A day of free art at Bennington Museum
Visit the galleries, attend a presentation on Community Day, May 11
BENNINGTON — Bennington Museum will hold its Community Day on Saturday, May 11, offering free admission to all and a lineup of special events.
At 11 a.m., Eileen Travell, senior photographer for the Metropolitan Museum of Art in New York, and Jamie Franklin, Bennington Museum's curator, will present an up-close gallery exploration of "Up Home: Hand-Colored Photographs by Susanne and Neil Rappaport." Minnie Griswold died in 1952, at which time her sons locked up their mother's house in Pawlet, Vermont and left all her belongings in place, untouched, unaltered. Thirty years later, Pawlet documentarians Susanne and Neil Rappaport were invited by Charlie, one of Minnie's sons, now 85 years old, into the home, and went on to produce a collection of hand-colored photographs of Minnie's home.
This exhibition brings together the best in documentary work and artistic expression. Between 1 and 4:30 p.m., museum visitors will have the opportunity to try their hand at hand-coloring in the Paresky Wing.
At 3 p.m., the museum will open "Color | Gesture: Early Works by Emily Mason" in the Works on Paper Gallery. For more than 60 years, Mason has been creating lyrical abstractions on canvas and paper, where strong gestural marks contrast with delicate washes of color and spontaneous splashes and drips. Mason attended Bennington College from 1950 to 1952 before immersing herself in the vibrant art scene of 1950s New York. Today, she divides her time between New York and Brattleboro, and "she freely recognizes that the work she creates in the two places is different," museum director Robert Wolterstorff said.
"Her painting studio in Vermont has one entire wall that opens to the view. She revels in the natural world she encounters in Vermont, but never illustrates it. Like the words and phrases she collects, she also gathers visual impressions: the particular look of the wind tossing a flowering shrub, the texture of moss, morning light," Wolterstorff said. This exhibition traces the development of the artist's distinctive style of abstraction through paintings on paper created in the 1950s and 1960s, and is on view through Sept. 8.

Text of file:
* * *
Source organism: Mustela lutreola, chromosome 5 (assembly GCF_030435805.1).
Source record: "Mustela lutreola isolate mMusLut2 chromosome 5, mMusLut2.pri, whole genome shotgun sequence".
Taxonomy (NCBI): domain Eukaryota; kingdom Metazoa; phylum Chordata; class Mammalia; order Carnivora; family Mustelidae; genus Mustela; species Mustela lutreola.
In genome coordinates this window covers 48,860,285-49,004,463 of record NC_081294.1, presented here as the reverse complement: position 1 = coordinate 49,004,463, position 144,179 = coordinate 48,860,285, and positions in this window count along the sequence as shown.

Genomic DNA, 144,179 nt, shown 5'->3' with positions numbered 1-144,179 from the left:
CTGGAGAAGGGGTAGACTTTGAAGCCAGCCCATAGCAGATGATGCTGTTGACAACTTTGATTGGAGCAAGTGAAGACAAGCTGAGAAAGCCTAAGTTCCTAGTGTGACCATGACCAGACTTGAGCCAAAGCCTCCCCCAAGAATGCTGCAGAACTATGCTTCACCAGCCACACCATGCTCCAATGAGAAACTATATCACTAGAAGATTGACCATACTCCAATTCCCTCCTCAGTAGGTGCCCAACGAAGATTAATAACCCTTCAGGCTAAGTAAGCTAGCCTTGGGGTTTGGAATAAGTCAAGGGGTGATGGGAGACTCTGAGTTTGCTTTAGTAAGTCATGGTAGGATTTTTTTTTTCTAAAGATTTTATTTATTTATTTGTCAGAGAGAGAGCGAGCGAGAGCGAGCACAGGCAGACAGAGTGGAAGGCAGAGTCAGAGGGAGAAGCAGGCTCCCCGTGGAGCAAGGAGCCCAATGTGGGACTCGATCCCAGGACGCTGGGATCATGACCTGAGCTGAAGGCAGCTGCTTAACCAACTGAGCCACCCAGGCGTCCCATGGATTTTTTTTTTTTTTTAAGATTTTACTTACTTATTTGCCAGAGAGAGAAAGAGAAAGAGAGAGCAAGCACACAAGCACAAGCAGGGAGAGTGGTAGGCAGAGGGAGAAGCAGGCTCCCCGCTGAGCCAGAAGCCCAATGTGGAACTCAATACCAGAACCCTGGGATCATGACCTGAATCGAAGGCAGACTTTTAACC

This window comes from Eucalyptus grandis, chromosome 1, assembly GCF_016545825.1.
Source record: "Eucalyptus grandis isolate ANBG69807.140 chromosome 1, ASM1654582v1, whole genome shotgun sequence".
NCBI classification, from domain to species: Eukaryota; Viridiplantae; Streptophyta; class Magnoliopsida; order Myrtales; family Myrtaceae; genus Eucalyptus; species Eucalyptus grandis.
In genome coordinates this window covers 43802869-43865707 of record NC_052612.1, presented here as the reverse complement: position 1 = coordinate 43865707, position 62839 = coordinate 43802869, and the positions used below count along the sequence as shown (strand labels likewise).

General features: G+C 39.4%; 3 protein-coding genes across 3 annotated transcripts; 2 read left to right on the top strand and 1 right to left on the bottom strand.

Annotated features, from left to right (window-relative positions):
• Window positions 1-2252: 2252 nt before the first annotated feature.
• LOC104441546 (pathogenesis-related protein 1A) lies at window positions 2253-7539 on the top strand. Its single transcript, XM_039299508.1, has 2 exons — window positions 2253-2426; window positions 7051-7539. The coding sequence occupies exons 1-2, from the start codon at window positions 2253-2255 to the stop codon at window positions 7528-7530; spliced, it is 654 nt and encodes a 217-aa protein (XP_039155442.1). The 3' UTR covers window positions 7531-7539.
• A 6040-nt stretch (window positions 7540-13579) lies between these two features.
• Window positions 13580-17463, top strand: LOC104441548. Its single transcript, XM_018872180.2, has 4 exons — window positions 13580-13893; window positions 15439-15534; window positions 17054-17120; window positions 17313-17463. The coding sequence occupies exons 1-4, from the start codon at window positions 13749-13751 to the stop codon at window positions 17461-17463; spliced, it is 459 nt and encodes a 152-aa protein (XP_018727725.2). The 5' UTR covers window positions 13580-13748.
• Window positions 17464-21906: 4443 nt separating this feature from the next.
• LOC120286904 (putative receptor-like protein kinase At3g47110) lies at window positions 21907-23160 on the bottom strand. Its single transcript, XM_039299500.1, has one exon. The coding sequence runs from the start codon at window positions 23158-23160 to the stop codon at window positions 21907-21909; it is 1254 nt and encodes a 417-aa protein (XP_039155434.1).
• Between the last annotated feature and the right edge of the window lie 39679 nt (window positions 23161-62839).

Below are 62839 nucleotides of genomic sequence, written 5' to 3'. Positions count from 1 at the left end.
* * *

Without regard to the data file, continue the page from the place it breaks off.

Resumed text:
Visitors can also enjoy the opening of the museum's spring Trail Tale, titled "Call Me Tree/Ll mame rbol," by Maya Christina Gonzalez. This tale will be up along the George Aiken Wildflower Trail through July. The trail is open between dawn and dusk. Visitors can follow their creative impulses by creating tissue paper flowers in the Grandma Moses Schoolhouse, or add even more history to your visit by stopping in the museum's Research Library and exploring the volumes of interesting books and articles that reach back in time.
Discounts will be offered in the Museum Store. Museum members receive a 25 percent discount and all others a 15 percent discount on their entire purchase.
In the galleries
In the Regional Artists Gallery, is "The Mind's Eye: Paintings, Sculpture, and Books" by Paul Katz. Closing on May 27, this exhibition features a variety of works, including paintings, sculpture and drawing books, mainly from Katz's Prelude and Interlock series. The Preludes includes paintings and everyday found objects with words painted on them as if on intertwined ribbons. The words are all taken from William Wordsworth's poem "Prelude." The look of the work was inspired in part by a photograph Katz saw in The New York Times in the days following 9/11. The image was of an office in which everything was covered by grey ash so that ordinary things like desks and computers took on the aspect of an ancient site exhumed.
Closing May 26 is the small but intriguing installation titled "Vermont Folk Sculpture: A Recent Acquisition." Unique works in this exhibition include a carved fence post created in 1900 by Russell Risley (1842-1927) of Kirby, Vermont. Risley spent his entire life on his family's farm where he went about painting on the walls of the house - inside and outside - as well as the out buildings such as the barn. He also carved fence posts, rock, and blocks of wood. The Carved Corner Post is one of the Museum's newest acquisitions which was purchased with the assistance of Lyman Orton.
Permanent exhibitions include Grandma Moses, Gilded Age Vermont, the Battle of Bennington Gallery, Bennington Modernism, and one of the newer galleries, Early Vermont.
About the museum
Bennington Museum is located at 75 Main St. (Route 9), Bennington. The museum is open from 10 a.m. to 5 p.m. Thursday through Tuesday, closed Wednesday February 2 through May. It is wheelchair accessible. Regular admission is $10 for adults, $9 for seniors and students over 18. Admission is never charged for younger students, museum members, or to visit the museum shop. Visit the museum's website www.benningtonmuseum.org or call 802-447-1571 for more information.
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